Inookshuk of the Inuit Peoples

Inookshuk of the Inuit Peoples
Inookshuk of the Inuit Peoples

Sunday, August 17, 2014

Duck Roundup at Red Rocks Lake National Wildlife Refuge

Last Monday was the first day of a five-day baby lesser scaup roundup so the ducklings can be banded.  This is part of a decade-long study to try and figure out what environmental changes are impacting scaup numbers. And returned band data from ducks taken by hunters will show what, if any effect hunting has on the duck population.

The baby ducks live in large multifamily creches with one or more hens.  The babies may move from one group of ducks to another over time. So we can capture them without worrying about getting them back in the same group of ducks.


Getting on the water

First a team of researchers and volunteers  set up  made of small gauge wire circular trap  with long mesh nets extending out of it in a wide V. The trap has an opening  with "gates" of  extra wire which a worker will hold closed as soon as the ducks enter the trap. These are diving ducks and they will try to escape by either diving back under our boats or diving under the trap or the nets that lead to it. So the first job of the day, was to push the bottom of nets which were  strung on a lead wire, into the mud.


Nick and Sarah waling back after using their paddles to get the bottom of the trap pushed into the muc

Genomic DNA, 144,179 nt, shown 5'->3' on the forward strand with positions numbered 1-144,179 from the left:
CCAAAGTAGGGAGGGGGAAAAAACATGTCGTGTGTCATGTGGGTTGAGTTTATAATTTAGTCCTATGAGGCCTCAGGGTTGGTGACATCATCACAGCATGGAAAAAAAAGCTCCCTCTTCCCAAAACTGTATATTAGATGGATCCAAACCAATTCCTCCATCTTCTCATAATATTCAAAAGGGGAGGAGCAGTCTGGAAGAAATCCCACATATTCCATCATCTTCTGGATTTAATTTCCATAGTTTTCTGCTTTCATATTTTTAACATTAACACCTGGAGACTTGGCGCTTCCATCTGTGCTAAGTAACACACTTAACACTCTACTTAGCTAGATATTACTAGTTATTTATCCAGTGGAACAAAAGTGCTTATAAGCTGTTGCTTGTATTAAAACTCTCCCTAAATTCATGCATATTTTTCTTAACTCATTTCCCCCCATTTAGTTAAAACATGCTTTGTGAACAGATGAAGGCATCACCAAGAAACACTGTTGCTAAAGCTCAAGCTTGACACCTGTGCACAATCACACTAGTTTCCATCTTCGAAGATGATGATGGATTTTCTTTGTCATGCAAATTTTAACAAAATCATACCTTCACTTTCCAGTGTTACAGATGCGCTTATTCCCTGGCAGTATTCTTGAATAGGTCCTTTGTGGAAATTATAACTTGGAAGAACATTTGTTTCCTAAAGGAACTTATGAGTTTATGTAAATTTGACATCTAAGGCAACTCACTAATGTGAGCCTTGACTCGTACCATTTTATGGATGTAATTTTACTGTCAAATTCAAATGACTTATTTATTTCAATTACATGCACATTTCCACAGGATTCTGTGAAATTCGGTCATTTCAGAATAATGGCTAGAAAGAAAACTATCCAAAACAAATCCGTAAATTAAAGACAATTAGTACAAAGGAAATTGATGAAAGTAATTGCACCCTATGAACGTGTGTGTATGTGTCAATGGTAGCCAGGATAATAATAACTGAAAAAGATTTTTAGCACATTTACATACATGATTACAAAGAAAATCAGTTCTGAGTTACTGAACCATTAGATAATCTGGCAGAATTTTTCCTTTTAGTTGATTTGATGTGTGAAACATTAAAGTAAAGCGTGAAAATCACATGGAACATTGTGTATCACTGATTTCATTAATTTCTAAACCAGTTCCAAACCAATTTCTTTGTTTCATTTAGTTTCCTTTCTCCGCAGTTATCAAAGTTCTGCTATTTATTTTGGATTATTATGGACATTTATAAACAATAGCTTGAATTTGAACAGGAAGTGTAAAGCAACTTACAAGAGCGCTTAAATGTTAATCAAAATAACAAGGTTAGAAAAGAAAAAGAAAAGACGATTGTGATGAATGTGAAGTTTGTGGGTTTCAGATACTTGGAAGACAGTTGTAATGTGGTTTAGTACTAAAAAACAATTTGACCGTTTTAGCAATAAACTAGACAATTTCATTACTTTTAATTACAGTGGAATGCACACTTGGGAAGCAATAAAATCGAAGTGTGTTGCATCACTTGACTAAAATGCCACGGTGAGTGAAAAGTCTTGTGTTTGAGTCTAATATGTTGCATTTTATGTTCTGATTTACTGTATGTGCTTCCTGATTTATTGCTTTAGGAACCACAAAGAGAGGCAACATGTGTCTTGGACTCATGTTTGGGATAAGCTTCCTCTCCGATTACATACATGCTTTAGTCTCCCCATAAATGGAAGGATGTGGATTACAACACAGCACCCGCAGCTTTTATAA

Then the drivers, which consist of staff and volunteers, in paddle craft, work to drive the ducklings into the nets and then down the isle created by the nets. We start maybe a quarter of a mile away, but we paddle out and around the pathway we plan to drive them.  Cody deployed various members of the group at spaces between islands of bulrushes to prevent the birds from sneaking back around and escaping. The last of us were the drivers, but the others joined us as we passed their positions.  Lower Red Rock Lake is a big duck hatchery and is closed to recreational paddling during the spring and summer, so getting to see if from a canoe was another perk.


Paddlers deploying along the route to stop the ducks from escaping

Group of ducks and grebes being pushed - soon only the ducklings will remain


 When all are in the pen, workers scoop them up in dip nets and put them in special, ventilated cardboard boxes and bring them to shore.


Cody and Jeff are scooping up ducklings while Nic holds the box